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Paul Mellon Centre | “In Presence of Shadows of Dead Captains”: The National Gallery of Naval Art & Exhibition Culture
November 26 @ 7:00 am - 8:00 am
A Research Lunch event by Katherine Gazzard.
‘There is no public collection of pictures which is less visited by artists and archaeological students than that in the Painted Hall of Greenwich Hospital. On the other hand, there is scarcely one that is more popular.’ Printed in The Athenaeum, a well-known literary magazine, in July 1870, these comments referred to the National Gallery of Naval Art, which had been established almost fifty years previously, its collection of portraits and battle pictures providing a visual history of British maritime endeavour. Opening in spring 1824, a few weeks before the foundation of the National Gallery, the Naval Gallery (as it was commonly known) was the first public art gallery in Britain to describe itself as a ‘national institution. The Royal Academy and the British Institution advised on its displays, while contemporary artists created new works to hang upon its walls. Recent scholarship has accordingly recognised the Naval Gallery under its energetic founder Edward Hawke Locker as a key site in the early nineteenth-century British art world.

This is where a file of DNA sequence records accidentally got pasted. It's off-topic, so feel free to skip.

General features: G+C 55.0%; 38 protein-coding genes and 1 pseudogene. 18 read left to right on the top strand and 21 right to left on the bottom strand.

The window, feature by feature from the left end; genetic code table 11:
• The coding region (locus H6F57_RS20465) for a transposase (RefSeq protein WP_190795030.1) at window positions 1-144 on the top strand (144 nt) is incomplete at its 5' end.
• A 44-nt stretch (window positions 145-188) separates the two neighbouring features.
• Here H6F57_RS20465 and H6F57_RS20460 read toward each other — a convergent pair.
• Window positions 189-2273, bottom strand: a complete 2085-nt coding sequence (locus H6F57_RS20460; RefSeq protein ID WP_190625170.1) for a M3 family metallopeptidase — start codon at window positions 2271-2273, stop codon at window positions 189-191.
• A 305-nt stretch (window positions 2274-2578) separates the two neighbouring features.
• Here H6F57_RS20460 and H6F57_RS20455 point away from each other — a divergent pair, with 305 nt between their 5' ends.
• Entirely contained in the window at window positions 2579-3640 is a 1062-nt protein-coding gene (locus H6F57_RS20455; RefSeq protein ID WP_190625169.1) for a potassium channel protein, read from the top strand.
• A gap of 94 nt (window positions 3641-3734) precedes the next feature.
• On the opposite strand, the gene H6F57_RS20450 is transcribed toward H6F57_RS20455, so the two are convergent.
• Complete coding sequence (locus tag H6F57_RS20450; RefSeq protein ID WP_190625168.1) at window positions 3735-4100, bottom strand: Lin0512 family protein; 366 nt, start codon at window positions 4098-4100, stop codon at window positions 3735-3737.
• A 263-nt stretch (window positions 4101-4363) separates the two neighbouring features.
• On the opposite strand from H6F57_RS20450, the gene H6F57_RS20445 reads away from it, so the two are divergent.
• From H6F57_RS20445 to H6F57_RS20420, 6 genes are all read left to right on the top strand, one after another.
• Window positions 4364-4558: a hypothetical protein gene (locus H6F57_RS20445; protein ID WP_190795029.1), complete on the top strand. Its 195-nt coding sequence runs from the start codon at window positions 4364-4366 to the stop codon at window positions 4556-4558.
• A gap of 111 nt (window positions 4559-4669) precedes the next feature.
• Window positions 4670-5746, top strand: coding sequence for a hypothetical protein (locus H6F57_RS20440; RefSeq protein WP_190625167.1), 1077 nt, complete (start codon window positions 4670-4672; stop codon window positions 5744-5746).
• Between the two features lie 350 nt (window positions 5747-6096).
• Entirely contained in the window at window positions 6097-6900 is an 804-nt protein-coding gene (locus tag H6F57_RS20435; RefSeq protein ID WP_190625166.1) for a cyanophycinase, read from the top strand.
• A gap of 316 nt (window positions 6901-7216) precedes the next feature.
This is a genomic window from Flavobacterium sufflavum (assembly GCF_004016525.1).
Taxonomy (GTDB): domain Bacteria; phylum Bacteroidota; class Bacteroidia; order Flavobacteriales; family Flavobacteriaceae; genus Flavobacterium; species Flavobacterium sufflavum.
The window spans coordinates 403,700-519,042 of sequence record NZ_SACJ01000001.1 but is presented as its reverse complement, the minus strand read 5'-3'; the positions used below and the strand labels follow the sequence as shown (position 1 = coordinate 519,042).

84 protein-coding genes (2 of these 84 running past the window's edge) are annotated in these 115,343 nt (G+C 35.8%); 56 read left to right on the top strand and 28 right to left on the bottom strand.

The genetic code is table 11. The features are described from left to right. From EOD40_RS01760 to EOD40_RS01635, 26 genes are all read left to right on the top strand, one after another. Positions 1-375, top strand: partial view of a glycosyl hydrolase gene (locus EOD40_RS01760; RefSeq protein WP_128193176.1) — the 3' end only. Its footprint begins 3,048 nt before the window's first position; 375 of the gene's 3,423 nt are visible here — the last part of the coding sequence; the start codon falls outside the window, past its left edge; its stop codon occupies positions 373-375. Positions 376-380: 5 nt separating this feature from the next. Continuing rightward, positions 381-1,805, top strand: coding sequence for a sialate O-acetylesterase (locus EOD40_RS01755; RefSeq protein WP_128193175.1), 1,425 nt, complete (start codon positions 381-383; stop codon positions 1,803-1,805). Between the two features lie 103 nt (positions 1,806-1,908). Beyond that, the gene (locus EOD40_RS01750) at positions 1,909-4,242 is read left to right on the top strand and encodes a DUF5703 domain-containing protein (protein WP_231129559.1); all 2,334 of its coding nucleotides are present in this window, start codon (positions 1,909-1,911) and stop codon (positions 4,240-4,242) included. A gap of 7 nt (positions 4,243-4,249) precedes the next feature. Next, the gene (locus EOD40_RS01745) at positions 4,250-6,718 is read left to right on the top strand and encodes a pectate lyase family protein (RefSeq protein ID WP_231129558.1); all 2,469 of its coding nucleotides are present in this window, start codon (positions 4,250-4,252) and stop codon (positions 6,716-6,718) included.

Less attention has been paid to the subsequent development of the Naval Gallery from Locker’s retirement in 1845 through to the gallery’s closure in 1936. This paper explores this later phase in the institution’s history. The above-quoted comments from The Athenaeum suggest that the Naval Gallery was increasingly regarded as a popular attraction with little to offer serious students of art. Yet it remained closely connected to the art world. Whereas Locker had been an Admiralty official, the succeeding curators were professional artists. They continued to commission contemporary artworks, reinventing the traditional conventions of naval art for an age of empire and steam-power. Analysing these developments provides insights into shifting attitudes towards the Royal Navy as a national symbol and into the rapidly evolving exhibition culture of nineteenth-century London.